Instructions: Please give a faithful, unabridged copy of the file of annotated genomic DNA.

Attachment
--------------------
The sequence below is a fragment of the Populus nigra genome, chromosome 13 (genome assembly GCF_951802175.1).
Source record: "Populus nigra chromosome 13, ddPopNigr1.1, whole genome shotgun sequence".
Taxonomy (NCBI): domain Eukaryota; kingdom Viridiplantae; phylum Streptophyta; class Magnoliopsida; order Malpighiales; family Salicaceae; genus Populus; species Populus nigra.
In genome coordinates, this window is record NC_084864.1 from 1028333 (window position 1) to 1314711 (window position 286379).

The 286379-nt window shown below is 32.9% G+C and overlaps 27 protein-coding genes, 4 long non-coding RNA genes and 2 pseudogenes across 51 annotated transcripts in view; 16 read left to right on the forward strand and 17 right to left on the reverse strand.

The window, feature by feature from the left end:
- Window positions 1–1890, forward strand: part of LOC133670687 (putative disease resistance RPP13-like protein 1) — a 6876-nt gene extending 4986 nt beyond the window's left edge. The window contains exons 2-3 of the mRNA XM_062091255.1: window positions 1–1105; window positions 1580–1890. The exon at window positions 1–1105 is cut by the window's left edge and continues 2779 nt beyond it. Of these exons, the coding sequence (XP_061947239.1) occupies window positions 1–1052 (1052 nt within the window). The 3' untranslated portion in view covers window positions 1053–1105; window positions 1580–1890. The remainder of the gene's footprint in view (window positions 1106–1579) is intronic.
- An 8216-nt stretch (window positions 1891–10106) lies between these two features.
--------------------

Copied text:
The sequence below is a fragment of the Populus nigra genome, chromosome 13 (genome assembly GCF_951802175.1).
Source record: "Populus nigra chromosome 13, ddPopNigr1.1, whole genome shotgun sequence".
Taxonomy (NCBI): domain Eukaryota; kingdom Viridiplantae; phylum Streptophyta; class Magnoliopsida; order Malpighiales; family Salicaceae; genus Populus; species Populus nigra.
In genome coordinates, this window is record NC_084864.1 from 1028333 (window position 1) to 1314711 (window position 286379).

The 286379-nt window shown below is 32.9% G+C and overlaps 27 protein-coding genes, 4 long non-coding RNA genes and 2 pseudogenes across 51 annotated transcripts in view; 16 read left to right on the forward strand and 17 right to left on the reverse strand.

The window, feature by feature from the left end:
- Window positions 1–1890, forward strand: part of LOC133670687 (putative disease resistance RPP13-like protein 1) — a 6876-nt gene extending 4986 nt beyond the window's left edge. The window contains exons 2-3 of the mRNA XM_062091255.1: window positions 1–1105; window positions 1580–1890. The exon at window positions 1–1105 is cut by the window's left edge and continues 2779 nt beyond it. Of these exons, the coding sequence (XP_061947239.1) occupies window positions 1–1052 (1052 nt within the window). The 3' untranslated portion in view covers window positions 1053–1105; window positions 1580–1890. The remainder of the gene's footprint in view (window positions 1106–1579) is intronic.
- An 8216-nt stretch (window positions 1891–10106) lies between these two features.